Meat-based canned dog foods combined with a special energy supplements can be a convenient way to give a hardworking hunting dog an energy boost.

"Calculate their increases according to what you personally know about your particular dog's metabolism, level of exercise and personal past experiences with these 'extra' nutrients. In other words, experiment with these nutritional supplements at home before you head to the field with them," Rieser warns all owners of hardworking hunting dogs.

Don't "surprise" your dog with any nutritional supplements whether protein- fat- or carbohydrate-based energy foods, Rieser warns all owners of hard-working gun dogs. "I've learned the hard way from past experiences not to 'suddenly' give any new and different food to a hunting dog. Especially not in the middle of a hunt when that pooch is just a little weary or flat-out dead tired because this can create an intestinal disaster. Many foods rich in tasty calories may be a shock to your dog's system, a shock that can lead to anything from mild up-chucks to full-blown diarrhea."

"To prepare your pooch for nutritional supplements given during the hunting season, start 'testing' for what works best by way of food groups while you're exercising your dog in the summer," Rieser recommends. "Try meat and potatoes or eggs and cheese a couple hours before or 30 minutes after a run in the country or swim in a pond then watch to see what happens. Find out what you dog likes best and what he or she responds to with the greatest benefits."

"Cool off hot dogs and rest up tired dogs and give them adequate water before you feed them anything in the field or duck blind," Rieser says. "T

hen give them some time to digest their food before sending them back to work. This way you'll have dogs less likely to experience intestinal discomforts. Those gun dog owners who worry about bloat or stomach tension shouldn't have any problems if they follow this rest-and-relaxation procedure before and after feeding their dogs any time," Rieser believes.


If you choose to use some kind of nutritional supplements for your dog on a hunting trip, don't try anything without first experimenting with it at home, preferably well before the hunting season. And do this while you're getting your pooch in physical shape for upland gamebird or waterfowl hunting.
Every dog is different, so every dog under physical stress will have his or her own way of reacting to increased quantities of protein, fats and carbohydrates. Find out how your dog will eat and respond to supplemental food.


"Tune up your gun dog's regular rations with savory nutritional supplements especially for hunting dogs that act too worn out and weary to eat anything," Rieser suggests. "One of my hunting partners has a dog that wouldn't eat any of his dry dog food during the first two days on a hunting trip," Rieser says. "The dog was just too worn out to have an appetite, and by the third day he was too physically exhausted to do much hunting. So, we added to his regular food a dried-meat dog food, some canned chicken noodle soup and a few cooked fat-trimmings off a T-bone steak. What a world of difference that made in the dog's willingness to eat his food and to better perform in the field the next day," Rieser points out.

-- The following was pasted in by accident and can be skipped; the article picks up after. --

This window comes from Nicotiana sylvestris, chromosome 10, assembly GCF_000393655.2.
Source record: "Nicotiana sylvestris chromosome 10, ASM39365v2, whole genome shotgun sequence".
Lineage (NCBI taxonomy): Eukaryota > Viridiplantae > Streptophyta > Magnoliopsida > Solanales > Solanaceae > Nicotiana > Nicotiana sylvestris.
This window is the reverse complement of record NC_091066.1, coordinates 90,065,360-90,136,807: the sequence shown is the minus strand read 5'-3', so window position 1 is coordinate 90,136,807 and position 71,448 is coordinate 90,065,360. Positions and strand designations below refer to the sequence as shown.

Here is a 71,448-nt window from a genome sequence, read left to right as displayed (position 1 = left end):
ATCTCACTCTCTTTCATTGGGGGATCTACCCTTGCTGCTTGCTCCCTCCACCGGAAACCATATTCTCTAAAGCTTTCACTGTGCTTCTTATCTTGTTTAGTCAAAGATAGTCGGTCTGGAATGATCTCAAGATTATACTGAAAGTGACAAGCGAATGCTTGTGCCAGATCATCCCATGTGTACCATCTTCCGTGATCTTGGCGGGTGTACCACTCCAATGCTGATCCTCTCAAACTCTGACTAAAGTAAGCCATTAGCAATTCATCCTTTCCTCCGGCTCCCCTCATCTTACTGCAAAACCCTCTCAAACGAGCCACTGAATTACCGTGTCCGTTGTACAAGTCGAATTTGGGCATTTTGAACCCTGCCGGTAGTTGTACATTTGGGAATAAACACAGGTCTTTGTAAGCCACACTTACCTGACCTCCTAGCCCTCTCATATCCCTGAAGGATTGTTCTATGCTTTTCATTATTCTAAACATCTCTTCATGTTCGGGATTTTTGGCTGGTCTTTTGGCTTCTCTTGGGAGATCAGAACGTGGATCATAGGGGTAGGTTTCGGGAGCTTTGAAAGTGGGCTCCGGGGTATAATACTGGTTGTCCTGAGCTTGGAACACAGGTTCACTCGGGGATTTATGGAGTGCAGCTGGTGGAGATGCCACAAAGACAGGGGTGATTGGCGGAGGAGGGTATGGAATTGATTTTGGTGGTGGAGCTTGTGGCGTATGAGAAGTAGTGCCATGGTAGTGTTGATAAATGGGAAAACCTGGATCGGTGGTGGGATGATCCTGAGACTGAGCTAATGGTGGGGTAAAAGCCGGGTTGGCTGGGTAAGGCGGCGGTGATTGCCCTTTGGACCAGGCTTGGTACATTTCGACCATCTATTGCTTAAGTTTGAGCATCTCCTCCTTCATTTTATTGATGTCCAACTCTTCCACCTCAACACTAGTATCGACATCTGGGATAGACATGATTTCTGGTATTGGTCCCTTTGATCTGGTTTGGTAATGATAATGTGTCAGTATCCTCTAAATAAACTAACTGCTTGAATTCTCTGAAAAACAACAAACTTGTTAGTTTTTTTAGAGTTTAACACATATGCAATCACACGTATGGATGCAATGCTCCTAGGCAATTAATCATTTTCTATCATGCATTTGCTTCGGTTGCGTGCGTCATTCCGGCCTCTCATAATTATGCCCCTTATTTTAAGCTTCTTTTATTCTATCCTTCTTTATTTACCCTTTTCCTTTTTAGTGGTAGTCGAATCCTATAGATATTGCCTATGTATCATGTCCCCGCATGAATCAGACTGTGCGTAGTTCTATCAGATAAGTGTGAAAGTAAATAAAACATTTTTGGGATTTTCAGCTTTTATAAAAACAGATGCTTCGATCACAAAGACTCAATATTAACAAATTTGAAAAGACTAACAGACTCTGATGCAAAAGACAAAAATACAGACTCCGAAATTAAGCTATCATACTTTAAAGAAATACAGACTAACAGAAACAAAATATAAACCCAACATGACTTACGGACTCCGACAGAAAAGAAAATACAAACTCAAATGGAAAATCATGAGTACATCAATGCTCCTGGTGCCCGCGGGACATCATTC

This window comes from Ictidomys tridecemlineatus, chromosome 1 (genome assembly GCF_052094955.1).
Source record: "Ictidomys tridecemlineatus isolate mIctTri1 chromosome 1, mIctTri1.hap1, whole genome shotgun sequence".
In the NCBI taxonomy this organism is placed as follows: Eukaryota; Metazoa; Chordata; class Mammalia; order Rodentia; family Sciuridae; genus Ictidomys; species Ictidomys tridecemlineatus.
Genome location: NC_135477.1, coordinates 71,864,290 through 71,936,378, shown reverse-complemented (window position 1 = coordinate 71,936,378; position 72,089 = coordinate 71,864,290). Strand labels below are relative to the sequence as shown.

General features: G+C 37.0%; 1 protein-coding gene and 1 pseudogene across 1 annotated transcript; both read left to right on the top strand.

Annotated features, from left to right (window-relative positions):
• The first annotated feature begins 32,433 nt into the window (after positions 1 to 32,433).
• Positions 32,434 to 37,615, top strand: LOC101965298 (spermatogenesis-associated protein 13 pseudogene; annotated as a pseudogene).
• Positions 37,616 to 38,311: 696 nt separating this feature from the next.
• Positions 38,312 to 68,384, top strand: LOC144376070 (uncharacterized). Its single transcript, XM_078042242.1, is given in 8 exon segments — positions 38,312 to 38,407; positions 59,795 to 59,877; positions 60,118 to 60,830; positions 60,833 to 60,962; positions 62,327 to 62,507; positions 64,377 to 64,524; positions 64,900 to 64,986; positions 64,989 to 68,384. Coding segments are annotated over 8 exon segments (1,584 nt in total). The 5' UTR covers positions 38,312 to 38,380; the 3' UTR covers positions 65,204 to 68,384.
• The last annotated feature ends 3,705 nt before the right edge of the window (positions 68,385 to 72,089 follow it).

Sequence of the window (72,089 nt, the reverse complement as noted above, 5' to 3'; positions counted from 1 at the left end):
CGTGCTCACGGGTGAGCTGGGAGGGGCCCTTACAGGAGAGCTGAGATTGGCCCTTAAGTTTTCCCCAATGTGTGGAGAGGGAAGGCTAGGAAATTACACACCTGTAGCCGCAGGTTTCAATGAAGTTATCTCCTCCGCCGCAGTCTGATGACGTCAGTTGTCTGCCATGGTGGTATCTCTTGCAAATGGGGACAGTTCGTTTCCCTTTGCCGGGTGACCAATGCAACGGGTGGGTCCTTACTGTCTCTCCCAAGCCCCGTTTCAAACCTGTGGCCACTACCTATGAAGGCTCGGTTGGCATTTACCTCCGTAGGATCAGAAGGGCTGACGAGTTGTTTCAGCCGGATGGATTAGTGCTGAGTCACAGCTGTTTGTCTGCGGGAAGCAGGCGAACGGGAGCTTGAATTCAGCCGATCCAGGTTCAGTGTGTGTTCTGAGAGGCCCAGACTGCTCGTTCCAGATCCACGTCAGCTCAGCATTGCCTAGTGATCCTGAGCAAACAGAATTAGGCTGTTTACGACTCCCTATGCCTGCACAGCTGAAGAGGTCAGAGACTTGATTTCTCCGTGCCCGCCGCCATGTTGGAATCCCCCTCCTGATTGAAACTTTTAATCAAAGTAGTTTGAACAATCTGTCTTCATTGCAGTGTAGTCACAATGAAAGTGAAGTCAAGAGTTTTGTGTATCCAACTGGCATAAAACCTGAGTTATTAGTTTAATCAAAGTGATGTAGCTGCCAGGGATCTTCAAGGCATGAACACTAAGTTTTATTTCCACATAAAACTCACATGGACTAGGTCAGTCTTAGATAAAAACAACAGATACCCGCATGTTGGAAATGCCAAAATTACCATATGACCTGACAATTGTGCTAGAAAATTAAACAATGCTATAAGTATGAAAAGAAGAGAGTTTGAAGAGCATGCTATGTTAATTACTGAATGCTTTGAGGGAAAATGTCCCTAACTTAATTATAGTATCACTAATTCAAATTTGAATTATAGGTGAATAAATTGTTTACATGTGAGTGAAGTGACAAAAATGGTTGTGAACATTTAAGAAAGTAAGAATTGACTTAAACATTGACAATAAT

In nearly four decades of owning hunting dogs and hunting with other dogs and their owners, I have some observations on adding nutritional supplements to the diets of these dogs during hunting season. Make your own nutritional supplements or buy commercially available products. Cooked meat and vegetables are relatively easy to prepare and almost always popular with gun dogs no matter how excited or tired they may be. Keeping and carrying homemade stew, however, can be an inconvenience. Boiled eggs or peanut butter and jelly sandwiches on wholewheat bread are less trouble to store and transport, but these food items don't always have the tempting odor of meat as a way to trigger a reluctant appetite.

Store-bought canned dog food, with a meat base and added vegetables cooked and ready to eat, is usually an irresistible supplement poured on dry dog food. With some hot water added to release meaty odors and flavors, most canines, no matter how wound-up or pooped out, will eat the meat and their dry dog food, too.

Several dog food companies produce a line of canned dog foods and a couple of major dog-food manufacturers also make "moist and meaty" meat and cheese combinations put in cellophane packages. Gun dog owners can carry these packets into the duck boat or pheasant field, open them without any special tools, and feed their dogs whenever necessary.

With some at-home experimentation and practice, most all gun dog owners should be able to find some supplements that their pooch will eat no matter what the circumstances. And with the exercise of common sense and appropriate caution those who hunt their gun dogs hard should have better results while in pursuit of upland game and waterfowl.